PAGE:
Yes, Mrs. Zanobia Grace Jefferson was an artist herself. And what I found when I was doing research on segregated Fort Pierce, I discovered that Mrs. Jefferson went to Fisk University, which is a very fine historically black college. So, she had to have a body of knowledge when she arrived in Fort Pierce to teach at Lincoln Park Academy. And then looking back, I learned that she was taught by Aaron Douglas. Any of you who know about the Harlem Renaissance know that Aaron Douglas was the premier muralist painter of the Harlem Renaissance. And so, she poured that information into black men, young high school men who were in her art class. And, you know, she deserves a lot of credit. And Black folks had it rough. And the time period that we're talking about is the KKK marching down the street. You know, we're talking about bombings and the civil rights movement, the Vietnam War and the Black Power movement. All these things are happening and students were nurtured by Mrs. Jefferson, and when you read about black communities in the south during segregation, teachers went above and beyond classroom teaching to help students understand how to make it in this world.

Photo of African American woman
The exhibit's curator, Radiah Lovette Harper

Can we take a moment to speak about the art itself? Do you have any particular favorites?

Well, you know, I have to love all my children. I can't pick one or two. But I hope that listeners have an opportunity to come to Sarasota to see this exhibition, spend time in the galleries and look at how Mary Ann Carroll, who was the only woman in the group, how Mary Ann Carroll laid down her paint, they use oil paints, which are slow drying paints, and Mary Ann Carroll used a lot of thick paint and she loved the color orange. And for some people, the color palette is a surprise with these deep oranges and purples and pink skies, that for Floridians, they know these skies really exist because we've seen them. And Alfred Hair was very interested in the trees in Fort Pierce, he was very interested in the Royal Poinciana and stable palms and other trees. And his tree trunks and branches seem to be very curvilinear. And Harold Newton, who was a little bit older, considered himself a very serious painter. His strokes are slower, his canvases look at one subject- the ocean, and the detail is not in adding bits and bobs to the ocean, but in the color of the water and the strokes in the water and the waves in the water. And so those are three different points of view, right? Every artist has his or her own point of view. And I would like for people to get to know the artists the way we know you know Romare Bearden or the way we know Vincent Van Gogh. We know how the artists painted, and I think that these artists deserve that kind of attention.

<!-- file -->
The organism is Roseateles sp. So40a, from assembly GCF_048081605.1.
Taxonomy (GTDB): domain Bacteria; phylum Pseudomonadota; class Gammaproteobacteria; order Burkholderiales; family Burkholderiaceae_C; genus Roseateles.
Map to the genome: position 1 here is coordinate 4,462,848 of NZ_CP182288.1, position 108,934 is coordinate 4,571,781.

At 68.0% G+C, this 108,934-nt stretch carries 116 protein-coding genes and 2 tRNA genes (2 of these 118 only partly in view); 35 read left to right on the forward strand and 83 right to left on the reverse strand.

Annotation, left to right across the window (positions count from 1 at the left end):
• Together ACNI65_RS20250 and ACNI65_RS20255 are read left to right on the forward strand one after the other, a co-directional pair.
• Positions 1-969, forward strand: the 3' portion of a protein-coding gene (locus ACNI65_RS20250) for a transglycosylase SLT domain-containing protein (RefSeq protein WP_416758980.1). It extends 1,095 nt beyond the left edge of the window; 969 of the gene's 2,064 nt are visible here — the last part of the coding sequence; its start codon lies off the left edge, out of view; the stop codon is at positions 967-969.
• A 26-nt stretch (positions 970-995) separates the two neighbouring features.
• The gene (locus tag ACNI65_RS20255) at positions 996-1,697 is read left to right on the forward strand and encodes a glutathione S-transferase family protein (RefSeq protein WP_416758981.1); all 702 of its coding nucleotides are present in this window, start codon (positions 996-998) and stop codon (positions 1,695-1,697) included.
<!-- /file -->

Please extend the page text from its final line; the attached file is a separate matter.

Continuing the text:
So, what does this show tell us about the legacy of this group of artists?

The legacy for me goes back to Africa, the legacy for me goes back to the DNA of these artists who are born from ancestors who are artists. And so, these traditions of making work of telling stories, and we can see them as storytellers, the legacy is don't let anybody stop you just because they think they have the right to. And they wanted to be artists and they also wanted to sell. They made the choice of painting and selling artwork versus agricultural labor, versus picking fruits and vegetables for an income. But I know that there are a lot of paintings out there, which means that somebody is loving them somewhere. So, in that way, the legacy continues, the artwork is still being appreciated, and that's a form of legacy. Their place is very firmly locked into American history.

As a reporter, my goal is to tell a story that moves you in some way. To me, the best way to do that begins with listening. Talking to people about their lives and the issues they care about is my favorite part of the job.